The use of focus groups to develop a culturally relevant quality of life tool for lymphatic filariasis in Bangladesh
Gordon, Susan J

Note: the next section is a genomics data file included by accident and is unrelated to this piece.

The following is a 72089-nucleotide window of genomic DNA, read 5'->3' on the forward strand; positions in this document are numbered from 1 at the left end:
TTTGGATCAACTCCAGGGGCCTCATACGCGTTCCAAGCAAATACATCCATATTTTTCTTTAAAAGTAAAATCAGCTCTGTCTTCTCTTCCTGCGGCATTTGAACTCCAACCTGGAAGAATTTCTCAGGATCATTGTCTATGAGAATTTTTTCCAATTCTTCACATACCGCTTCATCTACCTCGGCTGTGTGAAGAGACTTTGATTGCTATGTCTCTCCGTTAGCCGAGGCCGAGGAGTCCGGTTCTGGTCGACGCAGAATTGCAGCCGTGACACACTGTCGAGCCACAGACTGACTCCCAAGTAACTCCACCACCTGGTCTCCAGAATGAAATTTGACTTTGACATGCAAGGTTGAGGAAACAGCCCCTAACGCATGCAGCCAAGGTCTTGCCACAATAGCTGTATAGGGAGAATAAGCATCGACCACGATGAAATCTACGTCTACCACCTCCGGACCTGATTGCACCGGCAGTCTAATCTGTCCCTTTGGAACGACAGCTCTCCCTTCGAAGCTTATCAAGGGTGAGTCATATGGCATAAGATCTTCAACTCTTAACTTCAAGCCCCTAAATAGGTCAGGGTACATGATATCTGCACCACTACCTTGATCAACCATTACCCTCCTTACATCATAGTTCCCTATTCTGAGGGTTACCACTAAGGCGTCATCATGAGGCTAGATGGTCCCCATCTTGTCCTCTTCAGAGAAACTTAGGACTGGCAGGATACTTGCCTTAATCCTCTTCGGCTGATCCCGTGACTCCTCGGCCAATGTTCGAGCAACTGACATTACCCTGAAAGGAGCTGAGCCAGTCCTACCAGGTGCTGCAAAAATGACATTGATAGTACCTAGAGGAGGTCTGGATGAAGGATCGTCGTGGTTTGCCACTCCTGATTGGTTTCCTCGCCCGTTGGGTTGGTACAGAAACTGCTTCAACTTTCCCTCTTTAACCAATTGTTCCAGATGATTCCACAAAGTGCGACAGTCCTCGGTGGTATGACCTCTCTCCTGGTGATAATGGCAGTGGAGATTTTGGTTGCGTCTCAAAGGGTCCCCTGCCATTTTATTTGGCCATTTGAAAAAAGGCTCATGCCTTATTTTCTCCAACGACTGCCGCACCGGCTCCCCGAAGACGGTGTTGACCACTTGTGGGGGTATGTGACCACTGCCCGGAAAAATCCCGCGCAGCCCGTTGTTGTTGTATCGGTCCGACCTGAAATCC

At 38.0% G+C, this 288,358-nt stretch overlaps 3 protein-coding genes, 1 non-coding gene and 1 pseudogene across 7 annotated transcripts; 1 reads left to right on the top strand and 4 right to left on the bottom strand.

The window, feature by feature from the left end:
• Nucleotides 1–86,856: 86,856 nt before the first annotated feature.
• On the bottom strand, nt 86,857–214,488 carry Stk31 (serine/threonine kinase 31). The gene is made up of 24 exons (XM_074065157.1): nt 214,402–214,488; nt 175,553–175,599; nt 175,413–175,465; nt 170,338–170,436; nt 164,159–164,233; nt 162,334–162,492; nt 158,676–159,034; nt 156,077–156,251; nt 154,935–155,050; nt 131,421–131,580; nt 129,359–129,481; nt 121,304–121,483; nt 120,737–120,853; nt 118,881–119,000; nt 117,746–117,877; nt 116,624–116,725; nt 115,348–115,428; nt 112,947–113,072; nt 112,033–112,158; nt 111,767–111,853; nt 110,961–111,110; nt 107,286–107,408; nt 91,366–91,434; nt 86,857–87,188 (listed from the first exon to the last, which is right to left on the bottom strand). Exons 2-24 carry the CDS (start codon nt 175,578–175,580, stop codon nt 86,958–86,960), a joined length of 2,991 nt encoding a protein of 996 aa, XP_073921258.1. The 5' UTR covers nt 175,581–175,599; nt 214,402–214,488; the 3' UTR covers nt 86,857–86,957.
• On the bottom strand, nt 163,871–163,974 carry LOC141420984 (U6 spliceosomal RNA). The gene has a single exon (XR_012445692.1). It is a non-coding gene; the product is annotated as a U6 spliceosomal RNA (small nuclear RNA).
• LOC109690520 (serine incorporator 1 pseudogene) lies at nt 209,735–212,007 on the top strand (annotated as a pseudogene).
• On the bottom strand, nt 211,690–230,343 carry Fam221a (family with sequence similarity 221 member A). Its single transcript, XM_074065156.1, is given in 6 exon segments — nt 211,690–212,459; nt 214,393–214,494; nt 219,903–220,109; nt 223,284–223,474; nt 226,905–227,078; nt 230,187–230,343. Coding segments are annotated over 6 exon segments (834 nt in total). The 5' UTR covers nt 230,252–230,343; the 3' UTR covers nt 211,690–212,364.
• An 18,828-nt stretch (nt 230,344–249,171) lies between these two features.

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Purpose The purpose of this study was to conduct focus groups to operationalise the construct of quality of life (QOL) for people living with lymphatic filariasis (LF) in Bangladesh to develop culturally valid items for a Bangladeshi LF QOL tool. Methods Ten focus groups were conducted with a stratified purposeful sample (n = 60) of LF patients (3 focus groups, n = 17), doctors (1 focus group, n = 5), nurses (1 focus group, n = 6) and other hospital staff (1 focus group, n = 5), community leaders (2 focus groups, n = 14), community volunteer health workers (1 focus group, n = 5) and Bangladeshi LF researchers and planners (1 focus group, n = 8). Focus group methodology was informed by local culture in consultation with cultural mentors and local advisors, often going against standard focus group procedures. Data were collected through note taking, audio taping, transcripts, observational notes and a reflection diary. Open coding of transcript data was completed until data saturation was achieved. Results Forty-three constructs were identified through the focus groups that had not previously been identified in the literature, including constructs relating to environmental supports and barriers, activities, participation and psychological impacts. There were marked differences between the impacts reported by different groups, highlighting the need for a comprehensive purposive sample. In particular, contributions from participants who would not traditionally be viewed as “experts” were vital. Conclusions The use of focus groups strongly contributed to the operationalisation of the concept of QOL in Bangladesh for people living with LF. Use of literature review or expert opinion alone would have missed vital constructs.
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